Maria Louisa died at Helena, Montana, June 28, 1875. She was buried in the Masonic burying-ground on June 30th. J.R. later occupied the grave right beside her.
J.R. describes his mother-in-law, Jane H. Wright, as “a beautiful woman with brown, piercing, luminous eyes—gentle as a lamb, loving, cheerful and bright. A splendid housekeeper; order and system reigned in her household, loving to her husband and children, yet firm and consistent, presiding over her household with a steady firm hand. She was a woman of great intelligence and marked integrity.”
How did J.R. know all this? He knew it from first-hand experience. He was raised by Jane Wright after his own mother died. Is seems mildly incestuous that J.R. would marry her daughter. But that may have been par for the course back then. At least they weren’t blood relatives. As for Jane Wright…
“Her daily life was a living comment and exemplification of the teachings of enlightened Christianity. Oh, how beautiful her life rises up before me, after a separation by death of nearly sixty years. I see her daily walk, her gentle kindness to her children and servants, and to the lonely boy (myself) whom she had raised from his eleventh year. I see her on her dying bed, calm, bright and happy, shouting her triumph over death, bidding her husband, children, myself, friends and servants adieu, and with a bright exalted smile passing to her bright home in Heaven. Can this be death? No! Oh no. It is just entering into Life. Her life here on earth was only a prelude to a brighter enduring life with Him whom she loved on earth.”
As a boy, J.R. was no doubt told many stories about the early years Wright family descendants. Jane’s mother, Rachael Sawyer Wright, was born in Virginia. She was the mother of thirteen children, ten of whom “grew to manhood and womanhood.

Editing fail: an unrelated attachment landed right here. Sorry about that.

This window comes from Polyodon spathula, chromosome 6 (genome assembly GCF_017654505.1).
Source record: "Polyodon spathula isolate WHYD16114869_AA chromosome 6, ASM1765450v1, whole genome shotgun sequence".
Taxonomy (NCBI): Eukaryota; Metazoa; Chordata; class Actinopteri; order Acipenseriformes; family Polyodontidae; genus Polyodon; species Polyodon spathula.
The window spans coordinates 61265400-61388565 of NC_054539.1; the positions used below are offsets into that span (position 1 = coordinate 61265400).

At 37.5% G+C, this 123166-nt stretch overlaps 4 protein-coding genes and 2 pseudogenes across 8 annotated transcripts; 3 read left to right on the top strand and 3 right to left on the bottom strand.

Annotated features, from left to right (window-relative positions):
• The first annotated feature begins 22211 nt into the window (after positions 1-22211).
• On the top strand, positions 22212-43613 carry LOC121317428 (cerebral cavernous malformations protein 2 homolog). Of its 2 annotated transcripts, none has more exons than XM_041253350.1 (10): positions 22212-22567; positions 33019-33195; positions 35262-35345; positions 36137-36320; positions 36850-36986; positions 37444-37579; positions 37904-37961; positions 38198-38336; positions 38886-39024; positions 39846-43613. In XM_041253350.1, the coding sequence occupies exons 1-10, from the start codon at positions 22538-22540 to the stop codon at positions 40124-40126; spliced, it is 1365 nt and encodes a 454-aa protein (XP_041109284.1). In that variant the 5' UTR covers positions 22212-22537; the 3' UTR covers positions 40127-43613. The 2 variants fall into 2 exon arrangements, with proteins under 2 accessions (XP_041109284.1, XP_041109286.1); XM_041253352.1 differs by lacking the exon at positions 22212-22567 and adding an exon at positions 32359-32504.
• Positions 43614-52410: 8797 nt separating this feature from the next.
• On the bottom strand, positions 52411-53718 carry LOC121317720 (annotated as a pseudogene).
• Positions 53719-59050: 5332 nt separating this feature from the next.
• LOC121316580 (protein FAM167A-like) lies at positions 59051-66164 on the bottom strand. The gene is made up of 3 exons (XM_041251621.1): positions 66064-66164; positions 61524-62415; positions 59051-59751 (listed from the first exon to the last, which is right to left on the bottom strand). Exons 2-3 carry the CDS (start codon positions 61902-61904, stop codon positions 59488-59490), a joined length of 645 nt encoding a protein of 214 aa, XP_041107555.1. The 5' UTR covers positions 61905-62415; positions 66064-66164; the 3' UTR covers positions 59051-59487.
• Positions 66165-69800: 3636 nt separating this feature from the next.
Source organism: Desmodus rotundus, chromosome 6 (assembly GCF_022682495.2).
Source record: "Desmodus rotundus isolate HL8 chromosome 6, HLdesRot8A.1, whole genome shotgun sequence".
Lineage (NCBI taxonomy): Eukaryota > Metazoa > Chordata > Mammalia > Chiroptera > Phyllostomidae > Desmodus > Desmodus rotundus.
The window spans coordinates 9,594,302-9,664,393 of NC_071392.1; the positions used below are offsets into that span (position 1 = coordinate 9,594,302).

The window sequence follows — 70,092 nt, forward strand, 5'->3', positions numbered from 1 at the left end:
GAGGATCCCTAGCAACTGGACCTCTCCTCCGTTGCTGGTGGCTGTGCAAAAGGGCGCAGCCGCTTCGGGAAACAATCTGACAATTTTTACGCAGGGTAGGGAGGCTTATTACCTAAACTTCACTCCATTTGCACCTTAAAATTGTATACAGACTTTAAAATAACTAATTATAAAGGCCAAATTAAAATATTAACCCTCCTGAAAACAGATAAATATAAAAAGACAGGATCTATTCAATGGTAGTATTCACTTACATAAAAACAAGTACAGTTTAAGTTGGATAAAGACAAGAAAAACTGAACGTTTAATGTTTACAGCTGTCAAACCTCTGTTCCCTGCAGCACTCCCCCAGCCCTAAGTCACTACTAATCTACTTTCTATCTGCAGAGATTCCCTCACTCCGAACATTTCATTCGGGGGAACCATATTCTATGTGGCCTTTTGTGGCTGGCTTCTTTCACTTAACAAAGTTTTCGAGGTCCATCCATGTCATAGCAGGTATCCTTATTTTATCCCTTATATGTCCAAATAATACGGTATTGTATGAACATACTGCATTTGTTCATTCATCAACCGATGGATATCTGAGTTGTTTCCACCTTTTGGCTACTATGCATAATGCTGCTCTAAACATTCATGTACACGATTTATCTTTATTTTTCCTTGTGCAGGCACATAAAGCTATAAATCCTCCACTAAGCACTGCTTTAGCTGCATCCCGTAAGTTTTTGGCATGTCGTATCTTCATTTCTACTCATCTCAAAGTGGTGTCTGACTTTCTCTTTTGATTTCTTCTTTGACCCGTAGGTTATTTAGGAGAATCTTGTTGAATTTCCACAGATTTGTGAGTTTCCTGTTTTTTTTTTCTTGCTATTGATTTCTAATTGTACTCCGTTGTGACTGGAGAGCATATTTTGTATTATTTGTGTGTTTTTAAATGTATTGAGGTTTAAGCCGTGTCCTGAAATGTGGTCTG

“She was a woman of inflexibility of character, more noted for her commanding energy and indomitable will power, yet ever just, conscientious and affectionate, commanding the love and veneration of her family. From affection for her, and their implicit and unquestioning obedience, none ever thought of questioning her authority or disregarding her commands, for they were the law of their youth and obeyed in after life with constancy and affection, feeling and believing the she was ‘always right,’ both in name and actions.
J.R. wrote that Rachel Sawyer Wright “died as she had lived, calm and collected. When she realized that her dissolution was approaching, she was ready to meet it firm in faith, with a well grounded hope of eternal rest—always calm, firm and consistent in her walk and with a heart and hand ever open to relieve the wants and administer to the afflicted. Her home was always the abiding place of hospitality and the home of the preachers of her church (Methodist) who penetrated the then wilds of Missouri, in the year 1818, when but few houses of any size were erected in Boone County, Mo., and her house being large was for years the preaching place for all the messengers of Christ, who availed themselves of that privilege.
“This closes up your grand and great grand mothers as far as I know your mother’s side,” Boyce continued. “I have only incidentally alluded to your grand fathers, as I believe your mothers the purer and better, although their husbands were good men.